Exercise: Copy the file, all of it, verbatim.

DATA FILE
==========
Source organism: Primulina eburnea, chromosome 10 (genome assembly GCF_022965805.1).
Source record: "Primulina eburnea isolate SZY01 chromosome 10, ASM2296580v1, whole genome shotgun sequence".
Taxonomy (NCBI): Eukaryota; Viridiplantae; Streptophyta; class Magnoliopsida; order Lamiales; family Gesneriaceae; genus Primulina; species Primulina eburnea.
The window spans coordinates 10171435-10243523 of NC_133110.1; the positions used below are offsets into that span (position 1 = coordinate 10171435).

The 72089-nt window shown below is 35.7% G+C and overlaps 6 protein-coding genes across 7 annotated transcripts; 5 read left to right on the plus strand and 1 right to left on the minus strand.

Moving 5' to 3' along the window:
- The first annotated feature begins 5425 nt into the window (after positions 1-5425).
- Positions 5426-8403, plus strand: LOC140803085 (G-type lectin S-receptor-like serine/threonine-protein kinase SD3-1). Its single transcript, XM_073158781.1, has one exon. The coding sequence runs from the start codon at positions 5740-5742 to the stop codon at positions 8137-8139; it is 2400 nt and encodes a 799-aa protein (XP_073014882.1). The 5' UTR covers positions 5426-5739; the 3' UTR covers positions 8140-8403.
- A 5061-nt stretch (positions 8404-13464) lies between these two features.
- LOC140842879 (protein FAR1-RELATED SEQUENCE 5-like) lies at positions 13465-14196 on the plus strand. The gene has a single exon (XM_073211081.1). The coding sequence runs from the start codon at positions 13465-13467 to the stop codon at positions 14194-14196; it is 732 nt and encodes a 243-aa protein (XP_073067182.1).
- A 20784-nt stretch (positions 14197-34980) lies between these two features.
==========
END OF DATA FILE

Source organism: Primulina eburnea, chromosome 10 (genome assembly GCF_022965805.1).
Source record: "Primulina eburnea isolate SZY01 chromosome 10, ASM2296580v1, whole genome shotgun sequence".
Taxonomy (NCBI): Eukaryota; Viridiplantae; Streptophyta; class Magnoliopsida; order Lamiales; family Gesneriaceae; genus Primulina; species Primulina eburnea.
The window spans coordinates 10171435-10243523 of NC_133110.1; the positions used below are offsets into that span (position 1 = coordinate 10171435).

The 72089-nt window shown below is 35.7% G+C and overlaps 6 protein-coding genes across 7 annotated transcripts; 5 read left to right on the plus strand and 1 right to left on the minus strand.

Moving 5' to 3' along the window:
- The first annotated feature begins 5425 nt into the window (after positions 1-5425).
- Positions 5426-8403, plus strand: LOC140803085 (G-type lectin S-receptor-like serine/threonine-protein kinase SD3-1). Its single transcript, XM_073158781.1, has one exon. The coding sequence runs from the start codon at positions 5740-5742 to the stop codon at positions 8137-8139; it is 2400 nt and encodes a 799-aa protein (XP_073014882.1). The 5' UTR covers positions 5426-5739; the 3' UTR covers positions 8140-8403.
- A 5061-nt stretch (positions 8404-13464) lies between these two features.
- LOC140842879 (protein FAR1-RELATED SEQUENCE 5-like) lies at positions 13465-14196 on the plus strand. The gene has a single exon (XM_073211081.1). The coding sequence runs from the start codon at positions 13465-13467 to the stop codon at positions 14194-14196; it is 732 nt and encodes a 243-aa protein (XP_073067182.1).
- A 20784-nt stretch (positions 14197-34980) lies between these two features.